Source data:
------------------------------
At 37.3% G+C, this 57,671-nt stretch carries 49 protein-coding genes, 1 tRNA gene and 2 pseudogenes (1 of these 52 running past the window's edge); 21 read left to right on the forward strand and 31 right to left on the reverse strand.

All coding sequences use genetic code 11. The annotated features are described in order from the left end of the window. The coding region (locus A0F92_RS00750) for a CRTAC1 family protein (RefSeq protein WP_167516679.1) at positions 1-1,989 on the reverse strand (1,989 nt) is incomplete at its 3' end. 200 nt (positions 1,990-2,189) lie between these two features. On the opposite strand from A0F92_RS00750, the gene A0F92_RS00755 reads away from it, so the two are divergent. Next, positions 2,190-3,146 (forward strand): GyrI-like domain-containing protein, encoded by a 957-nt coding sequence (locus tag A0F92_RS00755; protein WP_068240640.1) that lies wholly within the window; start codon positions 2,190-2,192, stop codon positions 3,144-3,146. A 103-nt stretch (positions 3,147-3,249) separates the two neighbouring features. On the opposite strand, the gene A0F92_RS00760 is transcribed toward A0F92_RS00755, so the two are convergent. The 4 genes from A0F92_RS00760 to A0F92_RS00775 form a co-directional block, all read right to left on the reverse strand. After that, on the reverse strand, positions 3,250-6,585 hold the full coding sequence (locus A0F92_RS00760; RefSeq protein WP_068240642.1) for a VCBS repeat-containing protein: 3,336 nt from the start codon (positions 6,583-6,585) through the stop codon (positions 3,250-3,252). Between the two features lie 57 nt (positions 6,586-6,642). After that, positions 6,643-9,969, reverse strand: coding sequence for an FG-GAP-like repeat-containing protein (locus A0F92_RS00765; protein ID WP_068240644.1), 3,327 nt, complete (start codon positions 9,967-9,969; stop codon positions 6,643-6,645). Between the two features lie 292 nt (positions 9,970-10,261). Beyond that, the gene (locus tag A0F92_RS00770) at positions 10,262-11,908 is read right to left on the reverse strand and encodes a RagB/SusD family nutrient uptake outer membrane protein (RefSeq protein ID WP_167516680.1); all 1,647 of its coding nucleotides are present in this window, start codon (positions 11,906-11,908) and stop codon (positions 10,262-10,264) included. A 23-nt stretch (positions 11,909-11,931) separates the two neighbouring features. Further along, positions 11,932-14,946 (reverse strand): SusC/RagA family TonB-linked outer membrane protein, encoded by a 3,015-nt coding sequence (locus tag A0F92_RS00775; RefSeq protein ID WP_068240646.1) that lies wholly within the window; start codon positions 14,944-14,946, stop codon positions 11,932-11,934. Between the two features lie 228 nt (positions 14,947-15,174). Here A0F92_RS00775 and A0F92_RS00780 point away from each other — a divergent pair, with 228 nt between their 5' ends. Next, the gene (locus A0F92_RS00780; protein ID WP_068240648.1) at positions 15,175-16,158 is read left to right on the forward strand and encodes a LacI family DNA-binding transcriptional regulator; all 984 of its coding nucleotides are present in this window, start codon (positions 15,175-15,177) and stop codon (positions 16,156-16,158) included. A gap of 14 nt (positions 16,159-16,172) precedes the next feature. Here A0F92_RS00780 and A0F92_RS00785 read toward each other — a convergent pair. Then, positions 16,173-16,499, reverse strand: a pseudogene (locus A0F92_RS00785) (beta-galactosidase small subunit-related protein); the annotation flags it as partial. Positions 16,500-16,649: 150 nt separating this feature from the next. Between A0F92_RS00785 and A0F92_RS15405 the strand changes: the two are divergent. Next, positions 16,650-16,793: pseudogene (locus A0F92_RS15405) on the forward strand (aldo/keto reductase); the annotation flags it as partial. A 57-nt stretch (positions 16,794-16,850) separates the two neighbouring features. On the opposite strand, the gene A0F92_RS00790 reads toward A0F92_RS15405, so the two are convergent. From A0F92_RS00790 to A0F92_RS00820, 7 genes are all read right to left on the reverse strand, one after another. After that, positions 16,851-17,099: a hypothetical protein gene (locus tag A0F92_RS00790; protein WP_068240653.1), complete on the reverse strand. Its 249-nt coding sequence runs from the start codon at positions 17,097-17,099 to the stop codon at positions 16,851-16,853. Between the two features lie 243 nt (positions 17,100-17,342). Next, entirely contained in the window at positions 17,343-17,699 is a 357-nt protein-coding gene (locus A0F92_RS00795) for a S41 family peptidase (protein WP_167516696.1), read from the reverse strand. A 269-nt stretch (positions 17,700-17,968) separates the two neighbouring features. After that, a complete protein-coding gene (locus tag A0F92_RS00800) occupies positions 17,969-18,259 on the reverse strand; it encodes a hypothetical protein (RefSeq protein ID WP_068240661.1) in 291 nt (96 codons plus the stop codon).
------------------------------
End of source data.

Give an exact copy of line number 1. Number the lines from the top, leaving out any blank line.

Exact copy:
At 37.3% G+C, this 57,671-nt stretch carries 49 protein-coding genes, 1 tRNA gene and 2 pseudogenes (1 of these 52 running past the window's edge); 21 read left to right on the forward strand and 31 right to left on the reverse strand.